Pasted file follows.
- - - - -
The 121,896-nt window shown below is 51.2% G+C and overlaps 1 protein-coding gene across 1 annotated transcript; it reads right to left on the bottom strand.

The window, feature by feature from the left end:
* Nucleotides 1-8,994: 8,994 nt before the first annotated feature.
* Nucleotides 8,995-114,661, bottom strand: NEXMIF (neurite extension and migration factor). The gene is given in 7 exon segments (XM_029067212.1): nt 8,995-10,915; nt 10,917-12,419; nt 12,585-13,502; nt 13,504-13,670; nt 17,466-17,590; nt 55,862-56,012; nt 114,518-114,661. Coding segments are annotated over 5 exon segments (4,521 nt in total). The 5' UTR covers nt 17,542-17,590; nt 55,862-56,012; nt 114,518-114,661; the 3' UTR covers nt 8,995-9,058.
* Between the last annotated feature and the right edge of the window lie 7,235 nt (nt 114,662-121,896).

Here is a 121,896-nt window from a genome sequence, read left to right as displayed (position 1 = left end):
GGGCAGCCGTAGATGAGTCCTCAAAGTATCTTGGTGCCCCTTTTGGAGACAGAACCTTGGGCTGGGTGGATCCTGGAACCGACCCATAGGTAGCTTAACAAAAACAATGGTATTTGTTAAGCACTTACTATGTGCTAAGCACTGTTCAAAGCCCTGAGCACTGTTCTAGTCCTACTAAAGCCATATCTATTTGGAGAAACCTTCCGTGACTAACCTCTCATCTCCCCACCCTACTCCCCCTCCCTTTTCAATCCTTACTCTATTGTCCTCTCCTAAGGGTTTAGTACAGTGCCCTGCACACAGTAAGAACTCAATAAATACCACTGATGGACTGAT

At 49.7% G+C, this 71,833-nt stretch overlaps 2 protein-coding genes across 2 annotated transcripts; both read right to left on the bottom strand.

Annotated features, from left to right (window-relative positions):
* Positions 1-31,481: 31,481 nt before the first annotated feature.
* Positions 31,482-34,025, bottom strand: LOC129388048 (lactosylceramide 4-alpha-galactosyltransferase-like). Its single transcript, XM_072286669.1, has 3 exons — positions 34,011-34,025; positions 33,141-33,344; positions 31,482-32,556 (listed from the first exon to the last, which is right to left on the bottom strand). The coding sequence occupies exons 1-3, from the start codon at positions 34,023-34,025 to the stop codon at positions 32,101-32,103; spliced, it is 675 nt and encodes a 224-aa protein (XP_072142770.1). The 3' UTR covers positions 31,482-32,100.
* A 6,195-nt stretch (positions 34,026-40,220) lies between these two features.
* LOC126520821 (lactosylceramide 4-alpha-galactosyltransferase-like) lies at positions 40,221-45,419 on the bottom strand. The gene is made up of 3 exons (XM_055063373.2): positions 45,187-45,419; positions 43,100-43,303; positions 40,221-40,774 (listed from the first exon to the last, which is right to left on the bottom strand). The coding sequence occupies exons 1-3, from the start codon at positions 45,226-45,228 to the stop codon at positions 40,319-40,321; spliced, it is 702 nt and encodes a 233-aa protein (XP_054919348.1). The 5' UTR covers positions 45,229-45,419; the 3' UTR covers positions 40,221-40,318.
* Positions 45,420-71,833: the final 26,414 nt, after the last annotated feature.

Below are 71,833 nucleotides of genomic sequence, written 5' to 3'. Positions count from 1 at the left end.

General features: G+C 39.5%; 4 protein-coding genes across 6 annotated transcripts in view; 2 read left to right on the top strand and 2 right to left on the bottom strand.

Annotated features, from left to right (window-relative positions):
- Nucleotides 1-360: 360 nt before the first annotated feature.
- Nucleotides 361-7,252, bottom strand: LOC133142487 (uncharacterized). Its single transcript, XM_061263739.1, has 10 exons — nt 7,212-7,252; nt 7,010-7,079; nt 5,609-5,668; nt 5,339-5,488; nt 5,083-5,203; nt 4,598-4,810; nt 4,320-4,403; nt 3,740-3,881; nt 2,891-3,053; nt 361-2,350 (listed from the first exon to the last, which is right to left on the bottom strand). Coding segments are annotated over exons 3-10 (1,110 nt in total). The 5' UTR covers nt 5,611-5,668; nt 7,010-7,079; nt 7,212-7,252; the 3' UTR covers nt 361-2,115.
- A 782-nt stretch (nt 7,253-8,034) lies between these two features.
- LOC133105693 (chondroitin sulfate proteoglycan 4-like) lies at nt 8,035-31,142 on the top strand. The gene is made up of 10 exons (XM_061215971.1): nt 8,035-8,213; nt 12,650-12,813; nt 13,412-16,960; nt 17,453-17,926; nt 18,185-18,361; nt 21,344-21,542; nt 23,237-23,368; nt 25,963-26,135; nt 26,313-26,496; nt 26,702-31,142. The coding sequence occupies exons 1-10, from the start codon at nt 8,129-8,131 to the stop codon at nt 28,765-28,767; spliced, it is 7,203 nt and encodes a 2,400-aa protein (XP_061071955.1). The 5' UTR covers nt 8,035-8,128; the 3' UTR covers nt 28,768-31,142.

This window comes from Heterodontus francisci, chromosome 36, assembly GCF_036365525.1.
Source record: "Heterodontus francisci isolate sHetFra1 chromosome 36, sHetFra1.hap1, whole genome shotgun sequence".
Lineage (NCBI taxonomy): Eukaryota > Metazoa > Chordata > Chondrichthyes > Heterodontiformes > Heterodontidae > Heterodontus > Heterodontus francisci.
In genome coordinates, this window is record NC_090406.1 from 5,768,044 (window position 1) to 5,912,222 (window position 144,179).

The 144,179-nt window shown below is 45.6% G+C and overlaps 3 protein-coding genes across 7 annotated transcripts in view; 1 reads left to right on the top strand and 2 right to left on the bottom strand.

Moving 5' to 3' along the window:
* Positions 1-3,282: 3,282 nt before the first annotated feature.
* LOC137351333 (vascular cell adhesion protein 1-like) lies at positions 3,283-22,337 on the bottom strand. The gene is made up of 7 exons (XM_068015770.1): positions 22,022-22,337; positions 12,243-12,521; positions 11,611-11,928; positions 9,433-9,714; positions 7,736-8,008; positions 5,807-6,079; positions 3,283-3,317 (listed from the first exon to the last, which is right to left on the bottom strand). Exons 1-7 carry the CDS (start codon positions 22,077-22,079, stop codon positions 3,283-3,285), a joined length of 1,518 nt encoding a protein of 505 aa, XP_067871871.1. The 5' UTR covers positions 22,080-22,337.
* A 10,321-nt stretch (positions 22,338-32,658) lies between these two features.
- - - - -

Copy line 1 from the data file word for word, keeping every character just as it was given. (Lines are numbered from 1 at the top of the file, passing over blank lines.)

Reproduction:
The 121,896-nt window shown below is 51.2% G+C and overlaps 1 protein-coding gene across 1 annotated transcript; it reads right to left on the bottom strand.